Definitely the Pandemic has been one of the most unique and difficult hurdles faced in recent times. Thankfully, our early investment in an e-commerce website was timed well to launch around the lock-down period last year. We are a young brand and a relative newcomer to the Industry. I do not come from a design background so every day is a challenge in reinventing yourself and staying ahead of the competition.

You travel to source wood and for inspiration. Where has been the most interesting for you to date?

Definitely my trip to Panama 2 years ago. It is one of the few parts of the world where one can source logs that have been lying underwater since the canal was excavated about 80 years ago. Apart from being surrounded by the beautiful landscape of Central America, the whole process of obtaining these logs involves air, road and a final push on a very questionably maintained fishing boat.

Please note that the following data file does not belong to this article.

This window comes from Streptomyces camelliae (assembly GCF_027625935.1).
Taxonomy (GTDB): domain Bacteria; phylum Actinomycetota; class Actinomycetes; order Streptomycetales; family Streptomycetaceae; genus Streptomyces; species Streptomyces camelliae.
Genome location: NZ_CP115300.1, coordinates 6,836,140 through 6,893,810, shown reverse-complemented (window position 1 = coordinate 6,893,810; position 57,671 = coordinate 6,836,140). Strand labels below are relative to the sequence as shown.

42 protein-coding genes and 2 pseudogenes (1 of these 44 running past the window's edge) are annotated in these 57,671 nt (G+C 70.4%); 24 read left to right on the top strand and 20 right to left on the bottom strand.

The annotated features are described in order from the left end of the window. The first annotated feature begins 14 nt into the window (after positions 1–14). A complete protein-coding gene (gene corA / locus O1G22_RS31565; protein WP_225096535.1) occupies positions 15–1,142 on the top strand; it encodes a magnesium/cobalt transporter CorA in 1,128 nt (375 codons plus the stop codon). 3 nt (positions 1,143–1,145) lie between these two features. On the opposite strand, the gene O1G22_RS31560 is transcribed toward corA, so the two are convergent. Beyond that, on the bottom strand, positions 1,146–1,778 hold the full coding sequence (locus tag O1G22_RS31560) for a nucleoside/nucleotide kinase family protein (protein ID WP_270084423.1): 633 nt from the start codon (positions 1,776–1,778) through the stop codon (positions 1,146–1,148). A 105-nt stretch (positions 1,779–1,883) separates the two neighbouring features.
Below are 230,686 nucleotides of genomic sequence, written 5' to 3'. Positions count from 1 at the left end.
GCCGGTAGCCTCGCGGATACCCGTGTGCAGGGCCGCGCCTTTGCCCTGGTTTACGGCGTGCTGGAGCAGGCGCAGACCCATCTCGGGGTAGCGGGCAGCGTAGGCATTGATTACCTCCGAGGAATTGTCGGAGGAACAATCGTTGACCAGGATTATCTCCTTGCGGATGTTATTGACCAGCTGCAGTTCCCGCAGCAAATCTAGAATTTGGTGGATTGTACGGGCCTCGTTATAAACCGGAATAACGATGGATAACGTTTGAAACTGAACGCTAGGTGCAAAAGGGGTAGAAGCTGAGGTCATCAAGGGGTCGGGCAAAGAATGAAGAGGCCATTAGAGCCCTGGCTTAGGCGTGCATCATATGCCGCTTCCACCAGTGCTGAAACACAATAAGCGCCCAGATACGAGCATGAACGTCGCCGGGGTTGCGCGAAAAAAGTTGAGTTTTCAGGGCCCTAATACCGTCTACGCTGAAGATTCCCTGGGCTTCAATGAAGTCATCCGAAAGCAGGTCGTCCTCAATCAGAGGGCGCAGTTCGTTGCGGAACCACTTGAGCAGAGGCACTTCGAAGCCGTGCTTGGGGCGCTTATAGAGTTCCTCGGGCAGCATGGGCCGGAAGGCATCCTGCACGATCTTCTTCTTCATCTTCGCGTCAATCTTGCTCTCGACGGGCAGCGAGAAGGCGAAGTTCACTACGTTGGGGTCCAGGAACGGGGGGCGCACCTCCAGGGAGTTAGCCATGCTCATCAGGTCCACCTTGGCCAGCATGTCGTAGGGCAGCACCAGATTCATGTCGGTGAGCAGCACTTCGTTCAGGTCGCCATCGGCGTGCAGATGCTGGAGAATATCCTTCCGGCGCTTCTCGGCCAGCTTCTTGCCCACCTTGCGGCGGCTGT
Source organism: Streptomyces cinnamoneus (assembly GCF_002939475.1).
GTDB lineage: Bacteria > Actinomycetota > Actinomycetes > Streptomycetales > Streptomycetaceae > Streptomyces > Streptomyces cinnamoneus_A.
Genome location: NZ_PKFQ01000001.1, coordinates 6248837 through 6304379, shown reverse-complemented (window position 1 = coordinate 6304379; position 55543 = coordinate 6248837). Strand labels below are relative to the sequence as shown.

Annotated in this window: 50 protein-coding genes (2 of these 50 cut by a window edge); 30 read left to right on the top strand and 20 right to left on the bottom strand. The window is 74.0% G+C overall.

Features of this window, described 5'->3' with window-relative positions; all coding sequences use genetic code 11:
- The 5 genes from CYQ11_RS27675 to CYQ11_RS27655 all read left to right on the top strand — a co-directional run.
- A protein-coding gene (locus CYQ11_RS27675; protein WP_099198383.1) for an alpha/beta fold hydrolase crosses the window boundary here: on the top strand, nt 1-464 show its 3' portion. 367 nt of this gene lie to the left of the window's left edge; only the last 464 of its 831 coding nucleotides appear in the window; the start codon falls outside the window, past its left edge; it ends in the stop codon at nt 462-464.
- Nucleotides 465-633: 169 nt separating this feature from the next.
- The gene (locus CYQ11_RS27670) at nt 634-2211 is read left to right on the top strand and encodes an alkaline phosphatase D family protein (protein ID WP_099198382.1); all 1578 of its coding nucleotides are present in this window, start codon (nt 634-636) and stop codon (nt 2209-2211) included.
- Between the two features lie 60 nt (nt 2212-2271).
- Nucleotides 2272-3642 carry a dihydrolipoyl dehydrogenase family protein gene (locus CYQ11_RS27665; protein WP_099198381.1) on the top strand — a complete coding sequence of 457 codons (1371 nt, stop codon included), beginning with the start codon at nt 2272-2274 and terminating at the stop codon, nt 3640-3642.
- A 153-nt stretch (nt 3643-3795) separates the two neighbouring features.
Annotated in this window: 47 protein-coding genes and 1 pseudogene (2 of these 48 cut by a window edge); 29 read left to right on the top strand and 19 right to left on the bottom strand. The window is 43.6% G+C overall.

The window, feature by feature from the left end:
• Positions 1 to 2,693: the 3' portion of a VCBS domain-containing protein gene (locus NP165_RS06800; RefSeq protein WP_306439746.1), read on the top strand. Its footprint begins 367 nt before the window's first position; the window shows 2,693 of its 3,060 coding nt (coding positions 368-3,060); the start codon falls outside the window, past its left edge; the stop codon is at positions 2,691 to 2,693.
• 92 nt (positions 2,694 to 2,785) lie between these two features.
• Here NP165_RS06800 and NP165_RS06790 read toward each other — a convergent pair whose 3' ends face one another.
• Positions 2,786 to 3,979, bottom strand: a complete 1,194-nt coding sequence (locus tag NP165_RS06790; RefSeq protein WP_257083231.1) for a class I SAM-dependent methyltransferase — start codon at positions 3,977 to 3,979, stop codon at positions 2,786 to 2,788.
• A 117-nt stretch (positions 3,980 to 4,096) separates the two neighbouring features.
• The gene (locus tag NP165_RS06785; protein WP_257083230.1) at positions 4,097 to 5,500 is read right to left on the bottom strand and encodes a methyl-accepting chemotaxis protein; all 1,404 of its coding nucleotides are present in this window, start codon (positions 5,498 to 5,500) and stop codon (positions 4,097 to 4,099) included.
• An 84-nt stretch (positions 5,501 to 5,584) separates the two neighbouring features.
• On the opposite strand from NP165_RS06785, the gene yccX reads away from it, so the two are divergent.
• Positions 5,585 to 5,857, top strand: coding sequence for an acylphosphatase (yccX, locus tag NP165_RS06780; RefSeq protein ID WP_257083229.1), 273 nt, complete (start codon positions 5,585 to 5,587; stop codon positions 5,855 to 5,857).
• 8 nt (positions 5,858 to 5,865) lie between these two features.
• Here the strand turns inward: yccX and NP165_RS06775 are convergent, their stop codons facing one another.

What’s your favourite piece to date and why?

Close to when we started, we were commissioned to create a few custom one-off furniture items for one of the local Palace majlis. Back then, we were one of the few workshops in UAE doing resin work but the scale of the job was definitely beyond our capacity. I guess every single piece of furniture we made for that job is a favourite, as apart from the end result, it just showed our resolve to find a solution for new concepts along the way and really made us push beyond our boundaries.

How do you think last year affected the growth in popularity of people investing into their homes?